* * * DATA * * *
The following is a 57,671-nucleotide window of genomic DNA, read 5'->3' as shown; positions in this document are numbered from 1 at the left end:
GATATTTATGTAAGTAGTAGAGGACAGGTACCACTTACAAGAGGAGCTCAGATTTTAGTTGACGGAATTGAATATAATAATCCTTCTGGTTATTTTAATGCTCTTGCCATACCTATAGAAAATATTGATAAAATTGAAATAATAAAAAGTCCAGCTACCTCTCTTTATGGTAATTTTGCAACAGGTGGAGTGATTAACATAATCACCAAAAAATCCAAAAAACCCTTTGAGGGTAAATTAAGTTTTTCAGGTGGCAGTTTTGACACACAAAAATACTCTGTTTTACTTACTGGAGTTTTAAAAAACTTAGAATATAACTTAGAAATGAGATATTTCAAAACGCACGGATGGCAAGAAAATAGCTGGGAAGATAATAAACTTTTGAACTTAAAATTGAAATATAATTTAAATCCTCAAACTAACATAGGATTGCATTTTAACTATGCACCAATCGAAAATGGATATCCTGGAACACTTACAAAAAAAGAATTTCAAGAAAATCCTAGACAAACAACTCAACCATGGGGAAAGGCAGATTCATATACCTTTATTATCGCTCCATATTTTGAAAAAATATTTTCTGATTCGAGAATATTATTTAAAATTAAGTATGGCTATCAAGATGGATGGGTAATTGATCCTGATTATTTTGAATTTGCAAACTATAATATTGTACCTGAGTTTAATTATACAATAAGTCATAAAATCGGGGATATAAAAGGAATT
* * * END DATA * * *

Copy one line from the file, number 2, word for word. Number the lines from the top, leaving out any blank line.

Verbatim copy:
GATATTTATGTAAGTAGTAGAGGACAGGTACCACTTACAAGAGGAGCTCAGATTTTAGTTGACGGAATTGAATATAATAATCCTTCTGGTTATTTTAATGCTCTTGCCATACCTATAGAAAATATTGATAAAATTGAAATAATAAAAAGTCCAGCTACCTCTCTTTATGGTAATTTTGCAACAGGTGGAGTGATTAACATAATCACCAAAAAATCCAAAAAACCCTTTGAGGGTAAATTAAGTTTTTCAGGTGGCAGTTTTGACACACAAAAATACTCTGTTTTACTTACTGGAGTTTTAAAAAACTTAGAATATAACTTAGAAATGAGATATTTCAAAACGCACGGATGGCAAGAAAATAGCTGGGAAGATAATAAACTTTTGAACTTAAAATTGAAATATAATTTAAATCCTCAAACTAACATAGGATTGCATTTTAACTATGCACCAATCGAAAATGGATATCCTGGAACACTTACAAAAAAAGAATTTCAAGAAAATCCTAGACAAACAACTCAACCATGGGGAAAGGCAGATTCATATACCTTTATTATCGCTCCATATTTTGAAAAAATATTTTCTGATTCGAGAATATTATTTAAAATTAAGTATGGCTATCAAGATGGATGGGTAATTGATCCTGATTATTTTGAATTTGCAAACTATAATATTGTACCTGAGTTTAATTATACAATAAGTCATAAAATCGGGGATATAAAAGGAATT